This quilt's title, The Implication of Red, is explained by Hsin-Chen Lin as follows: "Although red represents joy and happiness, it is also a symbol of stirring emotions.  For women in the Chinese-speaking world, the color red is like an invisible frame.  Our traditional values teach us to tolerate a variety of unhappiness for the sake of keeping happy lives for the majority.  Such uncertainty stops us from pursuing dreams."


Hsin-Chen Lin is President of the Taiwan Art Quilt Society. She created this piece entirely by hand; it was hand-pieced, appliqued, quilted, embroidered, and embellished.  The incredible detail of the quilting, embroidery and embellishment can be seen in the closeup photo below.


In Full Glory by Akiko Kawata (Osaka-City, Japan)


Akiko Kawata showcased brilliant hollyhock flowers against a strip pieced background.  She says, "I wished to express the beautiful hollyhock flowers in their full glory, stretching to the bright blue summer sky." In Full Glory was machine pieced, appliqued, and quilted; and hand embroidered.  The flowers and leaves were bordered with solid fabric to add emphasis. The magenta and green hues create a beautiful complimentary color scheme.


Summer in the South, 41.5 x 38.5", by Ellen Lindner (Melbourne, Florida)


Heavy with blossoms, the arching branches of Crepe Myrtle trees grace the Southern U.S. all throughout the summer. Their colors and shapes delight all who see them. Ellen Lindner created Summer in the South with fusible raw edge collage and machine stitching.


For more information on this and other works of art see Ellen's website, Adventure Quilter.

Pop Up Posies, 57 x 57", by Erin Russek (Colorado)


Erin Russek says, "I am continually inspired by folk art and the natural world.  I wanted to create a quilt of flower blocks set on point with scallops for leaves... I enjoy working with brightly colored prints and creating cheerful quilts." Pop Up Posies features 5 different applique blocks, a large scallop applique border and beautiful flowers throughout.


The flower blocks are Erin's own design and are hand appliqued (a complete pattern is available).  She also created a scalloped border with plenty of white space for Karen McTavish's beautiful quilting (see the closeup photo below).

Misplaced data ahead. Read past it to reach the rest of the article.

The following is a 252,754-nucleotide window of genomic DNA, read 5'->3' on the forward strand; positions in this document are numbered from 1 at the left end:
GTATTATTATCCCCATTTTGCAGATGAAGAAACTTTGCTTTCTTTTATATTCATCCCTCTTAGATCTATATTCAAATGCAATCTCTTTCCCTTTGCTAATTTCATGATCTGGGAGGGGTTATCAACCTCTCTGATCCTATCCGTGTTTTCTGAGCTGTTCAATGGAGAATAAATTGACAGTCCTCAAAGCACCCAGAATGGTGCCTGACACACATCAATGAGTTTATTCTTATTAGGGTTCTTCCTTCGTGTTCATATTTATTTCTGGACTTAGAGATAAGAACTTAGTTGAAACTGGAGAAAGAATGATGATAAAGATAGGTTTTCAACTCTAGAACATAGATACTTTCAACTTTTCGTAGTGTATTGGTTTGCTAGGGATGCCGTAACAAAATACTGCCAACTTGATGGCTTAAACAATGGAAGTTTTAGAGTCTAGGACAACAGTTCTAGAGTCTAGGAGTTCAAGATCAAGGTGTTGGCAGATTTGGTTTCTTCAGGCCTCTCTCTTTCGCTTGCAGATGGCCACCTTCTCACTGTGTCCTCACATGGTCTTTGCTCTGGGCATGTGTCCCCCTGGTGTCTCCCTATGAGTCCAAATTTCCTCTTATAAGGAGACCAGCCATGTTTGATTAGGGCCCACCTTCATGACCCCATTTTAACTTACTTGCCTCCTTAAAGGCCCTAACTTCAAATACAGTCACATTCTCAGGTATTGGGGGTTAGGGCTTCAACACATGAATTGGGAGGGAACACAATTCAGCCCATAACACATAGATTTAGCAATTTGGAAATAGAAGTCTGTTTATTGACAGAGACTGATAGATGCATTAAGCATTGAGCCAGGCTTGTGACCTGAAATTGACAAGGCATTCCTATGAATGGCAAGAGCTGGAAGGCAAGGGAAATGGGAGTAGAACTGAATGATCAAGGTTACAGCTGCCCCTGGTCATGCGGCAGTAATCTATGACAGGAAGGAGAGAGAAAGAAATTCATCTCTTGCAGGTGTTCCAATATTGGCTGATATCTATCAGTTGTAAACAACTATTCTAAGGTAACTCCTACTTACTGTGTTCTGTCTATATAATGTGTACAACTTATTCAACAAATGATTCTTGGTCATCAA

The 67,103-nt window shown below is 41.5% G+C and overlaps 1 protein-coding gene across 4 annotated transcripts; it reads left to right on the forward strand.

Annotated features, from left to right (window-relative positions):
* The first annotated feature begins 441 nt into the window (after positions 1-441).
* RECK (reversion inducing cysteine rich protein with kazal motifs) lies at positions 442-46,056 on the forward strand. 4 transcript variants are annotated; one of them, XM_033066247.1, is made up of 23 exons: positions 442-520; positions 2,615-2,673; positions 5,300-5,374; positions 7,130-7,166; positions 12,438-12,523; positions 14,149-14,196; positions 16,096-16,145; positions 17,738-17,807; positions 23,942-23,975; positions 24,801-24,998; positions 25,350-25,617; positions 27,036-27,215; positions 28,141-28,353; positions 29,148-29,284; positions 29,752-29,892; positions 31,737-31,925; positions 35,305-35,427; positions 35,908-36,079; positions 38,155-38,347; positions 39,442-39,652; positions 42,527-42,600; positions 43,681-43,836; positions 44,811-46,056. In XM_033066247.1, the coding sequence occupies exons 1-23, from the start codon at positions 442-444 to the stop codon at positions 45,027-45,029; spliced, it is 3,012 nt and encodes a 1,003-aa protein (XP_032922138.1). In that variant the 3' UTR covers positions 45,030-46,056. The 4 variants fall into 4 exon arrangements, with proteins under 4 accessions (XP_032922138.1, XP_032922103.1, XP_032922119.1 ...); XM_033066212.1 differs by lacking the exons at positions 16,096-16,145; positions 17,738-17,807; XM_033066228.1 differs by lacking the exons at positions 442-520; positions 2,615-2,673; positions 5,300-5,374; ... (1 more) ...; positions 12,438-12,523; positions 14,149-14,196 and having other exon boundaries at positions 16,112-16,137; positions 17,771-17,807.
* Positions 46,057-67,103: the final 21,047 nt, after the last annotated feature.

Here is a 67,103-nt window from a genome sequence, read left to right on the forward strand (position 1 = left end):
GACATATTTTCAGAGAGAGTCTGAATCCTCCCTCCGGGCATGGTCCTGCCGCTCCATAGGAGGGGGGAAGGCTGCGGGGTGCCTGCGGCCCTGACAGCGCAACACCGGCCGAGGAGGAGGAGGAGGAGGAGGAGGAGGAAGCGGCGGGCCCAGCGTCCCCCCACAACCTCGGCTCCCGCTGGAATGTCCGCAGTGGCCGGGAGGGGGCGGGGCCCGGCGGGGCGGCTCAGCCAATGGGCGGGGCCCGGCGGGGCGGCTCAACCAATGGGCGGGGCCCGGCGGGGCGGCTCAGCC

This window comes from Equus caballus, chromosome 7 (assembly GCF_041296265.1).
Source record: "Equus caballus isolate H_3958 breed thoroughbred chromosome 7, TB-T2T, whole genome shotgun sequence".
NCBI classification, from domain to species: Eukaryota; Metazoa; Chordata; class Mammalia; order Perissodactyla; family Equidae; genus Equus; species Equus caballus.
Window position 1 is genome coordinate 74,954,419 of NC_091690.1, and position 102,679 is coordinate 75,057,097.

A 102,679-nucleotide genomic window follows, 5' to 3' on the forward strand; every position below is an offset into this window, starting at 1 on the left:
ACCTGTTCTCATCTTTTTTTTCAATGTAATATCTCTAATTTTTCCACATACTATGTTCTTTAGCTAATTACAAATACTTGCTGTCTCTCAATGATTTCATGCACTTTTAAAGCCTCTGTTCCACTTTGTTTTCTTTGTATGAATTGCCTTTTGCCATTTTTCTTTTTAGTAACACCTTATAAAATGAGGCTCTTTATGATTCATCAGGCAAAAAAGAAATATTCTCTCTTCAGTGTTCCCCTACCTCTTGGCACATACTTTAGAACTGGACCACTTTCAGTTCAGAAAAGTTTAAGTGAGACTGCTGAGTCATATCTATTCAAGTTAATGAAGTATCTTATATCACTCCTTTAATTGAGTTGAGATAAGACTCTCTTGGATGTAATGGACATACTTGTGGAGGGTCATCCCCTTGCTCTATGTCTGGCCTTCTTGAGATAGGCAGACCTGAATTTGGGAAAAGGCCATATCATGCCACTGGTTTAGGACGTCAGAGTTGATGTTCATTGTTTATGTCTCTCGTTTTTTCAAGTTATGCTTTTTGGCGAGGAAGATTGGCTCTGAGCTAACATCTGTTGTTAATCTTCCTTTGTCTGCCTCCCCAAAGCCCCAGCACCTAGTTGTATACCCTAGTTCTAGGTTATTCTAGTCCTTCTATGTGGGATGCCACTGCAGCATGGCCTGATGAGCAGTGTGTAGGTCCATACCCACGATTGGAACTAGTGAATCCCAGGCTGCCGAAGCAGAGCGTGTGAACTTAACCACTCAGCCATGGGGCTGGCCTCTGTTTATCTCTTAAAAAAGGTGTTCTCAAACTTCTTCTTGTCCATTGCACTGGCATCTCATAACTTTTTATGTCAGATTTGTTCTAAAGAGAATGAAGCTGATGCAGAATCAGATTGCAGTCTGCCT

Credits:   *Quote from The Complete Fairy Tales by by Hans Christian Andersen.
Photos were taken at the 2018 Road to California show (Pop Up Posies) and the 2017 Houston International Quilt Festival.

Wednesday, May 9, 2018

May Flowers

May is for Mother's Day... and flowers! This year, Mother's Day is celebrated on Sunday, May 13. We like to think of  Mother's Day as a tribute not only to mothers, but to the creative force of humankind. In a way, when we create a quilt, we bring to life our own artistic capabilities. Happy Mother's Day to all of us !

Unfurling by Frieda Anderson (Illinois, USA)


Unfurling won First Place in the Innovative Pieced category at the Houston International Quilt Festival. Frieda Anderson is known for her artistic quilt designs.  She says, "I am fascinated by pattern and color, and in particular, I love the imagery of trees and leaves.  I work with my own hand-dyed cotton and silk fabrics and enjoy the deep rich saturated colors I achieve dyeing my own fabric."


Unfurling was inspired by the landscape of the Midwest, where Frieda Anderson lives.  Her hand dyed cotton fabric is responsible for the beautiful colors. Silk, rayon and cotton thread were used. Frieda sells her fabric, quilt patterns, kits and other unique items at her website: Friestyle.

All Dressed Up by Pat Durbin (California)


Pat Durbin says, "[Begonias] just intrigue me with their frilly pedals and edges tinged with color.  The flowers were painted on cotton fabric (with So-Soft paint), thread painted and then heavily quilted.


Sunflowers by Charlotte R. Freeman (California)


A bouquet of frilly sunflowers come to life in this striking design, based loosely on an old note card image. The Perky Nine Patch border is machine pieced and is a Donna Lynn Thomas design.  The gold quarter-inch inner border creates a visual break separating the dark background from the pieced border.


Full Bloom by Pamela Burke (North Carolina)


This hibiscus was created with fused applique using commercial fabrics.  Pamela Burke says, "To me, the hibiscus is one of the most beautiful flowers.  I love taking pictures of them and wanted to recreate one in a quilt.  The contrast and depth of the throat of the flower is always amazing to study."


The English Garden by Tomoko Takeuchi and 8 Friends (Setagaya, Tokyo, Japan)


This large wall quilt is filled with a profusion of flowers, all created with hand applique.  Tomoko Takeuchi and 8 friends created this masterpiece.  The design source is the famous Japanese quilt artist, Kathy Nakajima. Tomoko says, "We had a very hard time creating the feeling of visual perspective, although it was a great experience for all of us."


Image credits:  Photos were taken by Quilt Inspiration at the 2018 Road to California show (Sunflowers) and the 2017 Houston International Quilt Festival.